The First couple

Adam and Eve are the first couple created in the bible; they are the perfect beginning of the human race, and they are those that doomed it to sin. Their depictions change through the ages. They begin as didactic, telling their story. Later they become symbolic of sin in the world, displayed in shame and despair. Further on, they become an excuse to depict perfect bodies in a perfect world. In the Baroque era, their scene is used for its emotional content. The themes surrounding them change, from despair to hope, pain to perfection. Throughout, their ultimate choice and its effect on the human race remain the reason for artists' repeated depiction of the subject. (Abdullah Ahmed, Christian Makhoul, Marissa Leick, Sarah Arehart)

This painting of adam and eve by de berrry is a series of four pictures, and is a page from the bible. God, adam and eve are all present and from their actions we can tell that the painting is didactic and trying to teach a lesson. the idea of depth is seen and this is one of the first gothic painting that tries to show depth in it. Giotto Lamentation Arena Chapel 1305 looks similar by style to the scenes from creation. Chris
The creation of the world and the expulsion from eden by Giovanni di paolo is really similar to giotto's madonna enthroned, there is three individuals in the painting and the halos are there to depict holliness. we can see from the painting that there is a greater of color. (chris)
This Northern Italian painting is a biblical scene depicting the events following the consumption of the forbidden fruit. Adam and Eve represent the fall of man through heavy emotion shown by the use of color and gesture as they depart from paradise. This piece demonstrates its place in Early Renaissance art and the connection to Massacio's "Expulsion of Adam and Eve from Eden" through its use of depth of space, naturalistic landscape and figures, as well as affectionate and individualized forms. (Marissa Leick)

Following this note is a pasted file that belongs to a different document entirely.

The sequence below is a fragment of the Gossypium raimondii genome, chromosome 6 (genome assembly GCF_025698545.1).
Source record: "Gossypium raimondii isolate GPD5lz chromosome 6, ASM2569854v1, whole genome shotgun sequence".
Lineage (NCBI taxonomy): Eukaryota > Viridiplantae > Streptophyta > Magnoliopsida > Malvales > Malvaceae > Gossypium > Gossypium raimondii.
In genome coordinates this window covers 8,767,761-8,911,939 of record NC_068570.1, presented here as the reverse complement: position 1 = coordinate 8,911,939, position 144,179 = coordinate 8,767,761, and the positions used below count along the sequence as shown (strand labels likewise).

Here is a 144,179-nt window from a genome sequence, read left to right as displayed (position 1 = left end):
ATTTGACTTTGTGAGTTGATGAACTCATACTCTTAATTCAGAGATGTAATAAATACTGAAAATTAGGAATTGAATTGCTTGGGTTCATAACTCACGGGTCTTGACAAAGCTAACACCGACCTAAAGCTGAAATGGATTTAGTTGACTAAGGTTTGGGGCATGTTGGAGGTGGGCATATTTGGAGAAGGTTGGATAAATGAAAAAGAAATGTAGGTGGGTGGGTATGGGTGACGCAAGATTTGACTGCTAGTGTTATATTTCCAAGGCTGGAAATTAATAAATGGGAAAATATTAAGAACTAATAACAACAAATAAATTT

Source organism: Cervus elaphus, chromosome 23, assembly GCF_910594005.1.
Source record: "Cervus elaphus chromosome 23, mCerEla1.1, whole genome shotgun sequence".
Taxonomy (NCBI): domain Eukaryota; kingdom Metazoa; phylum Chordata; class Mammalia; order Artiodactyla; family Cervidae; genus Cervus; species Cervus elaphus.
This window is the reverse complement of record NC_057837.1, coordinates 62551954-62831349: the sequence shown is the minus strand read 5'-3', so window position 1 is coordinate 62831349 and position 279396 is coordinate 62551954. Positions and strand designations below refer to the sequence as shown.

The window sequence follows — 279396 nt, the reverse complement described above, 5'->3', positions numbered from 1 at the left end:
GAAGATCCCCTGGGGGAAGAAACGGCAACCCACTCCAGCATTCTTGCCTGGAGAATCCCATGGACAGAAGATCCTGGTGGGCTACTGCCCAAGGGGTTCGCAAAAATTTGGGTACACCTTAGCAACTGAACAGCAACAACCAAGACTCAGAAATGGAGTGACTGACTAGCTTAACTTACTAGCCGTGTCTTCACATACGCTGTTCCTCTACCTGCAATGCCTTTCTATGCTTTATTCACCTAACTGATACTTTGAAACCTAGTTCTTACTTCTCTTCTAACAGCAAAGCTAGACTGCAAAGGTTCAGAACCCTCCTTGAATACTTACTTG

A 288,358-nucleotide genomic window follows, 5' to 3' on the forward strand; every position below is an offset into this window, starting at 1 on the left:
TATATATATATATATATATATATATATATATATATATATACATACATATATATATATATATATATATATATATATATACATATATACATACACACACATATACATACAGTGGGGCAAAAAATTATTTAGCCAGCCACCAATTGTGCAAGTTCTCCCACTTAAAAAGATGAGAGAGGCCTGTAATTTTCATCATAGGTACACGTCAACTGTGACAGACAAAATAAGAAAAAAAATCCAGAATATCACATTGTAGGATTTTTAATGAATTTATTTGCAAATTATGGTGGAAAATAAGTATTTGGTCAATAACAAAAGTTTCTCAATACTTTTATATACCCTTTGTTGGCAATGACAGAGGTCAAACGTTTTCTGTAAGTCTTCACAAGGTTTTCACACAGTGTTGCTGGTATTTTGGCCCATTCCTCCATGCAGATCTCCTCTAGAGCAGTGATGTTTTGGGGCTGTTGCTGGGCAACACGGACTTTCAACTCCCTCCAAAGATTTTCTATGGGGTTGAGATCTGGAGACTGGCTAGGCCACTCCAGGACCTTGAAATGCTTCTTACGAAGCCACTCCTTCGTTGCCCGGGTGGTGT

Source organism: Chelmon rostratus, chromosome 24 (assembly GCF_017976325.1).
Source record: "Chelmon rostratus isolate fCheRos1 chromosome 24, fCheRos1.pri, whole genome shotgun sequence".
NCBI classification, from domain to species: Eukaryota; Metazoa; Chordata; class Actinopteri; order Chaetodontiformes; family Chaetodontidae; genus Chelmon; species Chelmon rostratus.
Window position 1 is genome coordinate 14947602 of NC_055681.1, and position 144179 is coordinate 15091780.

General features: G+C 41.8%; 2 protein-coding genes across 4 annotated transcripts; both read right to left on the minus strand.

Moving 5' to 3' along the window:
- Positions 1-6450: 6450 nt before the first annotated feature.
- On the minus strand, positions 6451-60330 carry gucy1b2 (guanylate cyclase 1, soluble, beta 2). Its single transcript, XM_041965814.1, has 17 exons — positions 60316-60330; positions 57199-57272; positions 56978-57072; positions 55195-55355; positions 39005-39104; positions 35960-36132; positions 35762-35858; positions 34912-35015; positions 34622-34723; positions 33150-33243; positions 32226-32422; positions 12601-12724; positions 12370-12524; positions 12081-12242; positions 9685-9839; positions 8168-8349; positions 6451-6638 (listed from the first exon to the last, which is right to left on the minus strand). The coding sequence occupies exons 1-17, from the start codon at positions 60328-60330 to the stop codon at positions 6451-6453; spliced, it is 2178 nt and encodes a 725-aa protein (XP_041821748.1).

This one side of a diptych panel, reflects the climax of the events unfolding in the Garden of Eden. Featuring naturalistic and individualized Adam and Eve, this painting portrays the height of the scene when Adam and Eve cave to temptation by taking the forbidden fruit. It is extremely detailed and naturalistic through the landscape, figures, and the leaves on the tree, in particular, which is why it fits in the Early Renaissance stylistic period. Similarly, this piece compares to Jan Van Eyck's "Ghent Altarpiece" due to the depictions of Adam and Eve being focused on their sin, the use of naturalism in bodies and landscape, and the use of vibrant colors. (Marissa Leick)
Adam and Eve are not the focal point or narrative of the painting but they represent sin and the downfall of men. Rather, the focus is on Jesus and the broken world and the need for redemption. This painting reflects Early Renaissance stylistically and ties in similarities to Rogier Van der Weyden's Deposition. Although Jesus is in a different position and perspectives in the two paintings, both use vibrant color and naturalistic, individualized characters that depict remorse but in a somewhat subdued manner. (Marissa Leick)
In this opened triptych, the connection of Adam and Eve to the Virgin Mary and baby Jesus is reflected. Although not showing here, the original sinners depicted on the outside reflect the fall of mankind while showing Mary and Jesus reflects the redemption of mankind. The Morrison Triptych resembles the Hans Memling’s "Virgin with Saints and Angels" triptych that we studied in class. The frame around the triptych, the orientation of figures, vibrant use of color, and atmospheric perspective, are all similarities between the two triptychs. (Marissa Leick)
This painting of adam and eve Similar to Albrecht Durer's Fall of Man (Adam and Eve) etching of the couple at penultimate moment Fall is perfect, classical figures, here naturalistic, not focussed on beauty Here more simple, less display all he can do and more on story: their interaction, even holding apple (Chris)
This painting depicts God creating Eve from the ribs of Adam. This painting uses areal prospective and the faces look natural. This painting also uses bright colors and God looks like he is blessing Mary. This painting is similar to Titian, Meeting of Bacchus and Ariadne. This painting shows extreme body movements and it is also placed in the nature.(Abdullah Ahmed)